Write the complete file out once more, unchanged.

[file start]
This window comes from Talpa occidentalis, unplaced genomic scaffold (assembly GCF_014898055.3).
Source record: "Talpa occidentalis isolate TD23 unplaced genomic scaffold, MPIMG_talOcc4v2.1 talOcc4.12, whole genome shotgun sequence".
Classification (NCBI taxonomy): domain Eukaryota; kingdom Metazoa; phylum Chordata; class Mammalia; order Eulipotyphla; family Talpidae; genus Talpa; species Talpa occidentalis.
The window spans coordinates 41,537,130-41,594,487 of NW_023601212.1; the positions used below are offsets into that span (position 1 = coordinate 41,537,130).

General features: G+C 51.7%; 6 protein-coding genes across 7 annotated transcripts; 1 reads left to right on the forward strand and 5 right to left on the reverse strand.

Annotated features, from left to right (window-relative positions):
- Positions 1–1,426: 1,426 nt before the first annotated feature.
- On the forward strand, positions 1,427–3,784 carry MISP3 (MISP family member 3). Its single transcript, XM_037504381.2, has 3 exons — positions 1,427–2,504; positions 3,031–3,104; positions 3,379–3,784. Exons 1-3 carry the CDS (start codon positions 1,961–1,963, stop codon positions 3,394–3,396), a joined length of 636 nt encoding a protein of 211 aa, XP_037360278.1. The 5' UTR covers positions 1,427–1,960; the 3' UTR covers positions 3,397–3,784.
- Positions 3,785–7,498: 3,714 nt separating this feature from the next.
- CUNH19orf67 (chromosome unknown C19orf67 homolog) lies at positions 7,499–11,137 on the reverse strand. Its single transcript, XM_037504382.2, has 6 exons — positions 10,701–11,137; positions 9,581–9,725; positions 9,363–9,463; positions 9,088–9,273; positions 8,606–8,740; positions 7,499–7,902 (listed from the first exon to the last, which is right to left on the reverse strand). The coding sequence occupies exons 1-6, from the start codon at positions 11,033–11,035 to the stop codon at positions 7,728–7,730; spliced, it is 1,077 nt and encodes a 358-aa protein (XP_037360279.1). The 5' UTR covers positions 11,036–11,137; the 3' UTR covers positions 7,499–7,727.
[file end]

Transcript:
This window comes from Talpa occidentalis, unplaced genomic scaffold (assembly GCF_014898055.3).
Source record: "Talpa occidentalis isolate TD23 unplaced genomic scaffold, MPIMG_talOcc4v2.1 talOcc4.12, whole genome shotgun sequence".
Classification (NCBI taxonomy): domain Eukaryota; kingdom Metazoa; phylum Chordata; class Mammalia; order Eulipotyphla; family Talpidae; genus Talpa; species Talpa occidentalis.
The window spans coordinates 41,537,130-41,594,487 of NW_023601212.1; the positions used below are offsets into that span (position 1 = coordinate 41,537,130).

General features: G+C 51.7%; 6 protein-coding genes across 7 annotated transcripts; 1 reads left to right on the forward strand and 5 right to left on the reverse strand.

Annotated features, from left to right (window-relative positions):
- Positions 1–1,426: 1,426 nt before the first annotated feature.
- On the forward strand, positions 1,427–3,784 carry MISP3 (MISP family member 3). Its single transcript, XM_037504381.2, has 3 exons — positions 1,427–2,504; positions 3,031–3,104; positions 3,379–3,784. Exons 1-3 carry the CDS (start codon positions 1,961–1,963, stop codon positions 3,394–3,396), a joined length of 636 nt encoding a protein of 211 aa, XP_037360278.1. The 5' UTR covers positions 1,427–1,960; the 3' UTR covers positions 3,397–3,784.
- Positions 3,785–7,498: 3,714 nt separating this feature from the next.
- CUNH19orf67 (chromosome unknown C19orf67 homolog) lies at positions 7,499–11,137 on the reverse strand. Its single transcript, XM_037504382.2, has 6 exons — positions 10,701–11,137; positions 9,581–9,725; positions 9,363–9,463; positions 9,088–9,273; positions 8,606–8,740; positions 7,499–7,902 (listed from the first exon to the last, which is right to left on the reverse strand). The coding sequence occupies exons 1-6, from the start codon at positions 11,033–11,035 to the stop codon at positions 7,728–7,730; spliced, it is 1,077 nt and encodes a 358-aa protein (XP_037360279.1). The 5' UTR covers positions 11,036–11,137; the 3' UTR covers positions 7,499–7,727.